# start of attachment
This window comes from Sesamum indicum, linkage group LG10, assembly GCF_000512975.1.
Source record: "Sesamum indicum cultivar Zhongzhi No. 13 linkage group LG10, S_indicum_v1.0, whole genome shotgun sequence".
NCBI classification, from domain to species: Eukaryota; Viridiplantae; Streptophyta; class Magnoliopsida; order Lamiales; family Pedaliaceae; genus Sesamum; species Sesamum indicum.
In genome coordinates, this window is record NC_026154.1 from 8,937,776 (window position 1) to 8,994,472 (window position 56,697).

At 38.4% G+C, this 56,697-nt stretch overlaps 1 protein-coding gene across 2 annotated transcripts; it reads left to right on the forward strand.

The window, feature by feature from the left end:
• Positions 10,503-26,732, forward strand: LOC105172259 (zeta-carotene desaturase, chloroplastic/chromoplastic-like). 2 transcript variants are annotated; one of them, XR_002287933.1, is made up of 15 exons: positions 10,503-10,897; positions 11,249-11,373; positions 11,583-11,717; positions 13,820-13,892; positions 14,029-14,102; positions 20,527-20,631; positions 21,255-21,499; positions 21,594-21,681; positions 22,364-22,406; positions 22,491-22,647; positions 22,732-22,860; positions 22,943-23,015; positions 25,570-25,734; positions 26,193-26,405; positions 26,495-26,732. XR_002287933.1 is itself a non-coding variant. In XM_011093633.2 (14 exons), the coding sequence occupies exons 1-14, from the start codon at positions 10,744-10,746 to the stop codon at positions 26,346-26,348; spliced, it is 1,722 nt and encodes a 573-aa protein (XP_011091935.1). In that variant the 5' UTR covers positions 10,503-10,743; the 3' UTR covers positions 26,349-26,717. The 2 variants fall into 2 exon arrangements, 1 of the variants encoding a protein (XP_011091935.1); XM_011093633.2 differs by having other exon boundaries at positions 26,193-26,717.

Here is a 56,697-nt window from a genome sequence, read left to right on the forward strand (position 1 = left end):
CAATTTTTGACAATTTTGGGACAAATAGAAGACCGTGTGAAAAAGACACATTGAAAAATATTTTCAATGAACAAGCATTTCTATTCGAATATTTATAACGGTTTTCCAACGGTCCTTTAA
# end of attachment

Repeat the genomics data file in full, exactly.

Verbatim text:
This window comes from Sesamum indicum, linkage group LG10, assembly GCF_000512975.1.
Source record: "Sesamum indicum cultivar Zhongzhi No. 13 linkage group LG10, S_indicum_v1.0, whole genome shotgun sequence".
NCBI classification, from domain to species: Eukaryota; Viridiplantae; Streptophyta; class Magnoliopsida; order Lamiales; family Pedaliaceae; genus Sesamum; species Sesamum indicum.
In genome coordinates, this window is record NC_026154.1 from 8,937,776 (window position 1) to 8,994,472 (window position 56,697).

At 38.4% G+C, this 56,697-nt stretch overlaps 1 protein-coding gene across 2 annotated transcripts; it reads left to right on the forward strand.

The window, feature by feature from the left end:
• Positions 10,503-26,732, forward strand: LOC105172259 (zeta-carotene desaturase, chloroplastic/chromoplastic-like). 2 transcript variants are annotated; one of them, XR_002287933.1, is made up of 15 exons: positions 10,503-10,897; positions 11,249-11,373; positions 11,583-11,717; positions 13,820-13,892; positions 14,029-14,102; positions 20,527-20,631; positions 21,255-21,499; positions 21,594-21,681; positions 22,364-22,406; positions 22,491-22,647; positions 22,732-22,860; positions 22,943-23,015; positions 25,570-25,734; positions 26,193-26,405; positions 26,495-26,732. XR_002287933.1 is itself a non-coding variant. In XM_011093633.2 (14 exons), the coding sequence occupies exons 1-14, from the start codon at positions 10,744-10,746 to the stop codon at positions 26,346-26,348; spliced, it is 1,722 nt and encodes a 573-aa protein (XP_011091935.1). In that variant the 5' UTR covers positions 10,503-10,743; the 3' UTR covers positions 26,349-26,717. The 2 variants fall into 2 exon arrangements, 1 of the variants encoding a protein (XP_011091935.1); XM_011093633.2 differs by having other exon boundaries at positions 26,193-26,717.

Here is a 56,697-nt window from a genome sequence, read left to right on the forward strand (position 1 = left end):
CAATTTTTGACAATTTTGGGACAAATAGAAGACCGTGTGAAAAAGACACATTGAAAAATATTTTCAATGAACAAGCATTTCTATTCGAATATTTATAACGGTTTTCCAACGGTCCTTTAA